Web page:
FOLLY FRIDAY: A Mad, Wicked Folly Audiobook Giveaway plus an Interview with Listening Library’s Katharine McEwan and Janet Stark.

There’s something magical about hearing your character speak for the first time.  When my agent told me he’d sold my audiobook rights to Listening Library I was so thrilled. I was soon introduced to FOLLY’s fabulous producer, Janet Stark, and the book’s amazing actress, Katharine McEwan.  Listen to the clip and I think you will agree that they did a fabulous job bringing Vicky’s story to life.


Janet and Katharine kindly agreed to share their process with us.  And in honor of this, I’m giving away A MAD, WICKED FOLLY audiobook. All you have to do is answer the Rafflecopter questions after the interview and you’re in.

Katharine McEwan, FOLLY’s actress.

Katharine McEwan recording A MAD, WICKED FOLLY for Listening Library

Katharine McEwan recording A MAD, WICKED FOLLY for Listening Library


Katharine is an actress, writer, and producer based in LA.  She is originally from the North of England. In addition to voicing FOLLY, she was the actress for Page Morgan’s riveting THE BEAUTIFUL AND THE CURSED (The Dispossessed).

What drew you to voiceover work? And how did you break in?

My good friend Steve West – who is a huge presence in the audio book world – told me about narrating, and suggested I give it a try. He introduced me to the wonderful Janet Stark over at Random House, who coincidentally was just casting a book that needed a British narrator.

How do you prepare for a recording?

The first time I read the book, I try to feel my way through it, connecting to the main character and what they’re going through emotionally. It’s the same as preparing for a role in a movie – you have to find a way inside your character’s soul and uncover the longing there.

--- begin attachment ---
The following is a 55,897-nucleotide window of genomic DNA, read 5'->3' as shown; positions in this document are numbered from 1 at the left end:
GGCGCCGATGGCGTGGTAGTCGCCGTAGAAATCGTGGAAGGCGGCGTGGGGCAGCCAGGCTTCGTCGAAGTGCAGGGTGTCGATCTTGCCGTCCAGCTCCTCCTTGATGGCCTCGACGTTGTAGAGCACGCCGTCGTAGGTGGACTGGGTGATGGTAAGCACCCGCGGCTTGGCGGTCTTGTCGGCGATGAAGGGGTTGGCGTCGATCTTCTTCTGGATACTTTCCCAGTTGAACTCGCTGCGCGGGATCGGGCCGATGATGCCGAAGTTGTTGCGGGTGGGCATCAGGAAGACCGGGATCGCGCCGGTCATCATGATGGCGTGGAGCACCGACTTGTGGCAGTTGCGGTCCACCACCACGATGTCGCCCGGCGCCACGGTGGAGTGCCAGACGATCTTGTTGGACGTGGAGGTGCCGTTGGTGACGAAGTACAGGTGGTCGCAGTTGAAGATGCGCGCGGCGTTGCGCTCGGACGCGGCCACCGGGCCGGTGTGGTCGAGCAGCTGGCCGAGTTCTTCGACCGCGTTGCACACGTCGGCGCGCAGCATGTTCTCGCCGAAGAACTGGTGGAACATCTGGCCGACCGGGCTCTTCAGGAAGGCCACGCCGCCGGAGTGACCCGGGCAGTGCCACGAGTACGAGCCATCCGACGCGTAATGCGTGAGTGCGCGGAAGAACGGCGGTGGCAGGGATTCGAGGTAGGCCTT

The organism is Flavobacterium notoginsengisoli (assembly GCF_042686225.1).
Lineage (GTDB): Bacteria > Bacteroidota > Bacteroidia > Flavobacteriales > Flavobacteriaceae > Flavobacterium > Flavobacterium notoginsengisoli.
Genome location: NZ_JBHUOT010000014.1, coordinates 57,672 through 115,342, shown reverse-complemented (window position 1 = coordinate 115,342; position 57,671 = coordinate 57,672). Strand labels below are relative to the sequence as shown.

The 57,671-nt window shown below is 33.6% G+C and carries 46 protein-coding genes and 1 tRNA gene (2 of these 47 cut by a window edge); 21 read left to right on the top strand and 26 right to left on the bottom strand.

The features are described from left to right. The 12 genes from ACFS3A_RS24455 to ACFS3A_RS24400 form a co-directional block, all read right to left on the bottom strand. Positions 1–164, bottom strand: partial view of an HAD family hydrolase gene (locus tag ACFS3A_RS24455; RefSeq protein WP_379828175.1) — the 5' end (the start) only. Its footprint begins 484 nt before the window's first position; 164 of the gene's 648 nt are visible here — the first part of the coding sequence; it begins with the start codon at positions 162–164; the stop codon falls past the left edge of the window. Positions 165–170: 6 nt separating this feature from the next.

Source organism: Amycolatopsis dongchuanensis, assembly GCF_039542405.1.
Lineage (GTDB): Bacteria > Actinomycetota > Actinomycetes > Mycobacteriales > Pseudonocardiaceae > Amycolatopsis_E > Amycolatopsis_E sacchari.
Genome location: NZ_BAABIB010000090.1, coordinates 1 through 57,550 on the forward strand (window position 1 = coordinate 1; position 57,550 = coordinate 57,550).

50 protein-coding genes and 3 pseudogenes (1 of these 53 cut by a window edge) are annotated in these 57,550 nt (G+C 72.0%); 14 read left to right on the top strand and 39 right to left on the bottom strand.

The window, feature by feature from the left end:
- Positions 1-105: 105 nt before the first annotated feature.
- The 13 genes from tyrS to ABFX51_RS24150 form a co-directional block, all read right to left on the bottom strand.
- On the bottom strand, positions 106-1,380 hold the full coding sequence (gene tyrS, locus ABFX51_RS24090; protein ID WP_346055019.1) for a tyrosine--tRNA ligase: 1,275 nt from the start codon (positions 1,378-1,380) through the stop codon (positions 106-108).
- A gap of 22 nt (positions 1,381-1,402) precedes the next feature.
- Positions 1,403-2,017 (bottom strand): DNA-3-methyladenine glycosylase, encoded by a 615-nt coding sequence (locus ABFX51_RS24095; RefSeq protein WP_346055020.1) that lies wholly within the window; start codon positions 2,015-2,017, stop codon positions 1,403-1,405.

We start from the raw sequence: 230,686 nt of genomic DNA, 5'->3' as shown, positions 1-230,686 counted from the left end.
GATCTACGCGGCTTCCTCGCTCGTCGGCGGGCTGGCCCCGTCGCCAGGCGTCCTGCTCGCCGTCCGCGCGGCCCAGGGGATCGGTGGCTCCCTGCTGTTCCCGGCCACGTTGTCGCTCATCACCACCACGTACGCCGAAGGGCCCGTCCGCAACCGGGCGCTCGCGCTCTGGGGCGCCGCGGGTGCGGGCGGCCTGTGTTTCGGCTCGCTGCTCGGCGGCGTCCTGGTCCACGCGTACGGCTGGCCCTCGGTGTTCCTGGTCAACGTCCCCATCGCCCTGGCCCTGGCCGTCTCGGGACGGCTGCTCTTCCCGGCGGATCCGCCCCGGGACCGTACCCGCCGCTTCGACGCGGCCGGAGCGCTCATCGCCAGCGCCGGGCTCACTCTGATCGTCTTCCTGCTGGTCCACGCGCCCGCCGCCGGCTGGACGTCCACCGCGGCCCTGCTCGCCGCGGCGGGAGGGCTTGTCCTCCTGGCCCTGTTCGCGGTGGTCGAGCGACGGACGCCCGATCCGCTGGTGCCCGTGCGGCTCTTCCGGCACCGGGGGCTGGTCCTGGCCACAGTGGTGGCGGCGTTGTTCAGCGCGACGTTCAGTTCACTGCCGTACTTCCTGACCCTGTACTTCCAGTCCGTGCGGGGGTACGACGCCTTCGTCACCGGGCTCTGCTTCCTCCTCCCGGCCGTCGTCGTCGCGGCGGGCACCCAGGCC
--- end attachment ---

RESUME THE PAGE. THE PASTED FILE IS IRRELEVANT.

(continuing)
There are so many characters in my story, and you had a different voice for each one. How do you keep track of them all?

I find creating strong visual images really helpful – recalling a character’s face and physical essence helps me connect to how they sound. And failing that, playback is always an option!

And now questions about FOLLY!

It was so amazing to hear my characters come to life! I love how you did Vicky. How did you decide to portray her?

I was very lucky in that I related instantly to Vicky as soon as I read the first line of the book! There were strange coincidences too – like ‘The Mermaid’ is one of my favorite paintings and the very first poster I bought and framed when I left home. So it was more a case of bringing myself to her – allowing my life experiences to color hers.

What was your favorite FOLLY character to voice?

After Vicky, it would be Sophie. She’s so feisty and courageous, and stands up for what she believes in. I think through Sophie, Vicky learns that in life we have to find our own moral compass in a morally ambiguous world.

What was the most challenging character to voice?

Will. I was so afraid I’d mess him up. I knew we all had to fall in love with him, and root for him and Vicky’s relationship. The stakes were high!